Everyone plays an important role in creating healthy and respectful work environments.
Recognize signs of distress
In your role as a UBC staff or faculty member, you may be the first person to see signs that a colleague is in distress, or they may come to you specifically for help. Use this guide to familiarize yourself with commons signs of distress, and the steps you can take to offer assistance.
Respond with concern and empathy
It’s okay to be uncertain about how to respond. You don’t need to have all the answers. Being there to support your colleagues is often the most valuable thing that you can do.
- If possible, move to a discrete and appropriate environment.
- Express concern and be specific about the signs and behaviours you’ve noticed (i.e. “I’ve noticed you don’t seem like yourself at work lately.”)
- Listen actively, ask open ended questions, and help them feel heard and understood
Refer your colleague to available resources
Your role is not to diagnose or treat, but you can share that confidential help is available. Early intervention plays a key role in creating healthy and respectful workplaces.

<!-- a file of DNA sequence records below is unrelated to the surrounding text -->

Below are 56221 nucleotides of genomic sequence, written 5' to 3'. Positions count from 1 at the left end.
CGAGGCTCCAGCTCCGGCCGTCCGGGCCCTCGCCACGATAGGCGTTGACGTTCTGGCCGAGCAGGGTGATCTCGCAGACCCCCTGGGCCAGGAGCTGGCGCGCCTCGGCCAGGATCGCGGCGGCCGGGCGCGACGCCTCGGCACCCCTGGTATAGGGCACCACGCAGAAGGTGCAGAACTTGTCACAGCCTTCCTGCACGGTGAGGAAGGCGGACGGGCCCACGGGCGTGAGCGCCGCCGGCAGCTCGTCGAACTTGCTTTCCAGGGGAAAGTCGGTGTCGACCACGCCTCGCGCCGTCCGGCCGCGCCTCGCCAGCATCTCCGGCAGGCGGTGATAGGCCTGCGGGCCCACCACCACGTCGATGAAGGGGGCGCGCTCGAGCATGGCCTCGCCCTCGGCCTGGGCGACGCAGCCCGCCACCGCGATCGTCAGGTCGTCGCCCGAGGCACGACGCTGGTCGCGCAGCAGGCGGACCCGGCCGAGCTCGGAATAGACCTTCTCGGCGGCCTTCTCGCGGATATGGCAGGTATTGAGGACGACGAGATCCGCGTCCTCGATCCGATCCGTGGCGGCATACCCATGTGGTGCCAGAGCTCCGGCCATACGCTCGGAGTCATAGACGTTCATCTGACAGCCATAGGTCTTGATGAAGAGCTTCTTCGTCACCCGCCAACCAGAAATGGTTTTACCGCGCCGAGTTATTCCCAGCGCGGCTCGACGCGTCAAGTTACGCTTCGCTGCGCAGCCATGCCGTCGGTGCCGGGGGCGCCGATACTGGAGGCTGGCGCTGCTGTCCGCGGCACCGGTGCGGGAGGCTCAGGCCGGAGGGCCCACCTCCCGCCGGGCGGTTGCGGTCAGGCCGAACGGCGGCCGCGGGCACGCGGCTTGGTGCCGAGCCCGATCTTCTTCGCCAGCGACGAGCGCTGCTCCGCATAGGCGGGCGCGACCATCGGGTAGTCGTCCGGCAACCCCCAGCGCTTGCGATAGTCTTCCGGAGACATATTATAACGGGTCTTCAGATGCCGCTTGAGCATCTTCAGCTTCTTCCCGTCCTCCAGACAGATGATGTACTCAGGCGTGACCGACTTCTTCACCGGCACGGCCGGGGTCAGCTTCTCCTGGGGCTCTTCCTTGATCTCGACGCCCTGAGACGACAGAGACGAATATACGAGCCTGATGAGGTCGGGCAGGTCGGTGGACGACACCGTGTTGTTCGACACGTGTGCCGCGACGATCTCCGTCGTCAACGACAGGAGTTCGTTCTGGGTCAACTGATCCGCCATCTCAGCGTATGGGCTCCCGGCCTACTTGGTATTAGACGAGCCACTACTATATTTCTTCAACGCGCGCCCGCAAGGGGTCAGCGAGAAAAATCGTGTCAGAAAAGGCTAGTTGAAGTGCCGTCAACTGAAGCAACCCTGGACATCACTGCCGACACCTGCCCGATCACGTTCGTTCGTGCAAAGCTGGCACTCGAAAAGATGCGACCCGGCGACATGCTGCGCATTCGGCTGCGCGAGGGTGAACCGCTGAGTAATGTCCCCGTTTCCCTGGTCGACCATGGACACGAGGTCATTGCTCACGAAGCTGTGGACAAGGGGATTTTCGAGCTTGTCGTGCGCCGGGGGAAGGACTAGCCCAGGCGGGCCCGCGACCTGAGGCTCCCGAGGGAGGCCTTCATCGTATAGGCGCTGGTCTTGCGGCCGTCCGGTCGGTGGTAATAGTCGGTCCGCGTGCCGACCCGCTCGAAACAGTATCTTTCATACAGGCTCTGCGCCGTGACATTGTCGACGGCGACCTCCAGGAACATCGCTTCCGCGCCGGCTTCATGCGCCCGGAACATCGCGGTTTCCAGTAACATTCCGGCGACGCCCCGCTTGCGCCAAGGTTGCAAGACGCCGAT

- Help make them aware of the range of support services available (see below)
If a colleague does not want help:
- Respect their decision. Accepting assistance must be left up to the individual, except in emergencies.
- If they change their mind, they can access resources in the future.
Connect to resources
Managers and supervisors
If you’ve observed concerning changes in behavior that are impacting the workplace, the university may have a legal “duty to inquire.” Before taking any further steps, please contact the appropriate resources for support.
You can also contact UBC’s Employee and Family Assistance Program for confidential People Manager Consultations: 1-800-387-4765.
A printable guide for assisting colleagues in distress
Concerned about a student? Learn more about how to assist a student in distress.
In need of support for someone who has experienced sexual assault or other forms of sexual violence? Learn more about UBC’s Sexual Violence and Response (SVPRO) office.